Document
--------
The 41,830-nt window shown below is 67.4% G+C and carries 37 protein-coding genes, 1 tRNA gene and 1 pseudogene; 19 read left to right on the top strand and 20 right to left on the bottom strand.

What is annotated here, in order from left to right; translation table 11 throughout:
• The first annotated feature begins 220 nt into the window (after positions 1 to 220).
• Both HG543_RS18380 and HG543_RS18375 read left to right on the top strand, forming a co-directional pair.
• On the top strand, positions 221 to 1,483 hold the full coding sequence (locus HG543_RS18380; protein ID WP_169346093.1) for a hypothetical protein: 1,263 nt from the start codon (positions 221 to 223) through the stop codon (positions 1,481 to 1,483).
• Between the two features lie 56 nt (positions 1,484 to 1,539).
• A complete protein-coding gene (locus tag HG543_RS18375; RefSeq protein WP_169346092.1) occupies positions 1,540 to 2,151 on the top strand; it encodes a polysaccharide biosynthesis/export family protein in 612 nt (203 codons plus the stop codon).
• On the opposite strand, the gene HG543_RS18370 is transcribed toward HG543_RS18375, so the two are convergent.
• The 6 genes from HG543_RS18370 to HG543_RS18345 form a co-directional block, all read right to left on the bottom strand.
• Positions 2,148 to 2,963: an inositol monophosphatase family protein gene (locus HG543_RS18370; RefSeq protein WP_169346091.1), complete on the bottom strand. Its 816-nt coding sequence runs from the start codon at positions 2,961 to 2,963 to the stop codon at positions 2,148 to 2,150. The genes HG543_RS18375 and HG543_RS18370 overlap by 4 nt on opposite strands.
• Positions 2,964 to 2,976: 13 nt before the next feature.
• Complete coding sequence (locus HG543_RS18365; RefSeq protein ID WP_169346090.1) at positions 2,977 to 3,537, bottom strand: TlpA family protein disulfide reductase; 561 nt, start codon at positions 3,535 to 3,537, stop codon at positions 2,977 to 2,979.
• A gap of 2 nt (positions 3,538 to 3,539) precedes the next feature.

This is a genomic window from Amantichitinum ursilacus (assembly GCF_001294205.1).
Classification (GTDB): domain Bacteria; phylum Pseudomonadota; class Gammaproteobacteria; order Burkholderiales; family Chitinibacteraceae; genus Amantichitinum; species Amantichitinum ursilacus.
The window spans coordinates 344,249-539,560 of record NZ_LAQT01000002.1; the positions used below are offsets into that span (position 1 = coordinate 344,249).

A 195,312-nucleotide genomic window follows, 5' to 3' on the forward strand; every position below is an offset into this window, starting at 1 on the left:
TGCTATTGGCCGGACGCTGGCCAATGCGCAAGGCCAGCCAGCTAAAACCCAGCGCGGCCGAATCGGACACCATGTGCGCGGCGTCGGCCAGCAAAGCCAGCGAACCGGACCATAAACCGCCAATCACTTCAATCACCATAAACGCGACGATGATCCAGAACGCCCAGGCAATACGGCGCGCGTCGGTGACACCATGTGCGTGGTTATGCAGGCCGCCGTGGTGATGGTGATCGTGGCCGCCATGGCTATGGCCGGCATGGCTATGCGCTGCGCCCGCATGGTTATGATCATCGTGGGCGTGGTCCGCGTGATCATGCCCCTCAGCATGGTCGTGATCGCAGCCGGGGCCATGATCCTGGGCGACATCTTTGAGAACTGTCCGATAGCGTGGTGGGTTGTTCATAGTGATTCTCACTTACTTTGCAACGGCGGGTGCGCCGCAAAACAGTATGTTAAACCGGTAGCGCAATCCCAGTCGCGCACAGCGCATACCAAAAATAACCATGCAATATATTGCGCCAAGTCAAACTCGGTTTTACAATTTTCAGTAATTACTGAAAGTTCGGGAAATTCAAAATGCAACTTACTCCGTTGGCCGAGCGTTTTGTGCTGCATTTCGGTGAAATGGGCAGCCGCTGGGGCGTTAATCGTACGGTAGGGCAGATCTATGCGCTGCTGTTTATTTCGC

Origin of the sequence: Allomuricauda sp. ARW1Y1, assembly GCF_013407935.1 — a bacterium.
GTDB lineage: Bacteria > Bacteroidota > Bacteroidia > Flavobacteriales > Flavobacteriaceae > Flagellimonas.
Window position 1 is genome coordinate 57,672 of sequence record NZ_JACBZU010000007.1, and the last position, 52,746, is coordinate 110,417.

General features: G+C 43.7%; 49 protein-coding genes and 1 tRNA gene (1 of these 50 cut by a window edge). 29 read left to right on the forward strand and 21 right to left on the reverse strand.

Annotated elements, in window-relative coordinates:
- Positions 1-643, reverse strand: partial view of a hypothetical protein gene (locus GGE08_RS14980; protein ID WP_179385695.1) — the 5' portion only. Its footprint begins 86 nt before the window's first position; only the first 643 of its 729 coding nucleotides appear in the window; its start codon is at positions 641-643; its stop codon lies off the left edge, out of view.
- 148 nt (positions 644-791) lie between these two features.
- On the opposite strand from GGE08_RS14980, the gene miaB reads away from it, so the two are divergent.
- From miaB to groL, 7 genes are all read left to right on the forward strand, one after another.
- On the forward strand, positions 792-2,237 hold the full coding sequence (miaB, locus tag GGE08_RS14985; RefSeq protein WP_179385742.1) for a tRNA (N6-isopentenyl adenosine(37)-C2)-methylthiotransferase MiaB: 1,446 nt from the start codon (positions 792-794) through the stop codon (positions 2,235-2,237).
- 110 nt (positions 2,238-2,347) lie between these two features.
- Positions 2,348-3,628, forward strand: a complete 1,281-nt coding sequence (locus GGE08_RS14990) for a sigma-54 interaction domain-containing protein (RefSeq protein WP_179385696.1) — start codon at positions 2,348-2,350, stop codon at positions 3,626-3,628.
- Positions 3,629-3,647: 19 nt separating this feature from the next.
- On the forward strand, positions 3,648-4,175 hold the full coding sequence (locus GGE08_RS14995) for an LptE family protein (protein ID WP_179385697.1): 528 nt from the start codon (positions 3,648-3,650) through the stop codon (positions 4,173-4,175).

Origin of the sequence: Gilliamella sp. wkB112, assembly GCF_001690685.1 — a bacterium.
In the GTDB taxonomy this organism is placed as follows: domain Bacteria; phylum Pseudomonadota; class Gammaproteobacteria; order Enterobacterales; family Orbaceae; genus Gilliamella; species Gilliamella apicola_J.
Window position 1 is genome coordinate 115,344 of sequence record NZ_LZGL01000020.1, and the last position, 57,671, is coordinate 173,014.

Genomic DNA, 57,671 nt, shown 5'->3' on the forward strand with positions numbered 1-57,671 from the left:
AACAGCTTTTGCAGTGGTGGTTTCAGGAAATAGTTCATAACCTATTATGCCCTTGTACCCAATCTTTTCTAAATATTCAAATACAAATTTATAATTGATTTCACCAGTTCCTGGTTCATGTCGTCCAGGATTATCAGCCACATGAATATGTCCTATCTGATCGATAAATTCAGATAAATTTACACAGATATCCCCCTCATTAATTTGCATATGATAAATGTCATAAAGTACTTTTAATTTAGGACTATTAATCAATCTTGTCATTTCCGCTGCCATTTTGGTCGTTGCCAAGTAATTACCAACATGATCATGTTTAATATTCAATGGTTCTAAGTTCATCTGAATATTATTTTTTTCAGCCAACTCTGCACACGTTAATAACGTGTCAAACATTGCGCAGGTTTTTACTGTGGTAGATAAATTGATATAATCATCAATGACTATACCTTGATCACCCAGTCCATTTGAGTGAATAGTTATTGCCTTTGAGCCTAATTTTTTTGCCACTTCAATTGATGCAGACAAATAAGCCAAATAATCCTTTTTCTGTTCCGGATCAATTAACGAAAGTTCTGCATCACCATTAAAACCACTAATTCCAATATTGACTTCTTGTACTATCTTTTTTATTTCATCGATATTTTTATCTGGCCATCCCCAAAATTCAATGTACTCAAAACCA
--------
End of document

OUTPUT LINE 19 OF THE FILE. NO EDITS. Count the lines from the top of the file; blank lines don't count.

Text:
Origin of the sequence: Allomuricauda sp. ARW1Y1, assembly GCF_013407935.1 — a bacterium.